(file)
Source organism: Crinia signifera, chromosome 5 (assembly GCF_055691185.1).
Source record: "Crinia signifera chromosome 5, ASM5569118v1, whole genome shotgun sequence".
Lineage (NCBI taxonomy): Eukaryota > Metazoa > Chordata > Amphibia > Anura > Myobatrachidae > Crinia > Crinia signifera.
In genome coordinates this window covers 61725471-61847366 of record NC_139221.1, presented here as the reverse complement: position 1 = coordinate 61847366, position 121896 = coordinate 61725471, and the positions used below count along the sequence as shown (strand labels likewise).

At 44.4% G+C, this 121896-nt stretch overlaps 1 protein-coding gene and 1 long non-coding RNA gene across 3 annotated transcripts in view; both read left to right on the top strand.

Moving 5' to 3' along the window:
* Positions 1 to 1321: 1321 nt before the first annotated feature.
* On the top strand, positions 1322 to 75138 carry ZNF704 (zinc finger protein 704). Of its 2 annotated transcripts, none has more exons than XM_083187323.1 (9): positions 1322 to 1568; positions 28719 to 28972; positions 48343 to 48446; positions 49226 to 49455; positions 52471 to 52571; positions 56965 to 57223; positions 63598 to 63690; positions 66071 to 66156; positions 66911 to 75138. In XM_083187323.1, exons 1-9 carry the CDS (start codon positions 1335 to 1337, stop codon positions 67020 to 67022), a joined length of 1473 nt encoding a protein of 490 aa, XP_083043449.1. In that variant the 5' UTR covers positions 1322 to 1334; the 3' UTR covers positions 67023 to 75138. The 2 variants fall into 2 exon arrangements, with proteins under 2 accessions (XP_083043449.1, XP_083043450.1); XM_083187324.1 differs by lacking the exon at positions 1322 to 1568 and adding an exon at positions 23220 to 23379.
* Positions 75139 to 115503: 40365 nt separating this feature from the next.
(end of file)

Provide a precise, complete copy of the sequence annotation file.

Source organism: Crinia signifera, chromosome 5 (assembly GCF_055691185.1).
Source record: "Crinia signifera chromosome 5, ASM5569118v1, whole genome shotgun sequence".
Lineage (NCBI taxonomy): Eukaryota > Metazoa > Chordata > Amphibia > Anura > Myobatrachidae > Crinia > Crinia signifera.
In genome coordinates this window covers 61725471-61847366 of record NC_139221.1, presented here as the reverse complement: position 1 = coordinate 61847366, position 121896 = coordinate 61725471, and the positions used below count along the sequence as shown (strand labels likewise).

At 44.4% G+C, this 121896-nt stretch overlaps 1 protein-coding gene and 1 long non-coding RNA gene across 3 annotated transcripts in view; both read left to right on the top strand.

Moving 5' to 3' along the window:
* Positions 1 to 1321: 1321 nt before the first annotated feature.
* On the top strand, positions 1322 to 75138 carry ZNF704 (zinc finger protein 704). Of its 2 annotated transcripts, none has more exons than XM_083187323.1 (9): positions 1322 to 1568; positions 28719 to 28972; positions 48343 to 48446; positions 49226 to 49455; positions 52471 to 52571; positions 56965 to 57223; positions 63598 to 63690; positions 66071 to 66156; positions 66911 to 75138. In XM_083187323.1, exons 1-9 carry the CDS (start codon positions 1335 to 1337, stop codon positions 67020 to 67022), a joined length of 1473 nt encoding a protein of 490 aa, XP_083043449.1. In that variant the 5' UTR covers positions 1322 to 1334; the 3' UTR covers positions 67023 to 75138. The 2 variants fall into 2 exon arrangements, with proteins under 2 accessions (XP_083043449.1, XP_083043450.1); XM_083187324.1 differs by lacking the exon at positions 1322 to 1568 and adding an exon at positions 23220 to 23379.
* Positions 75139 to 115503: 40365 nt separating this feature from the next.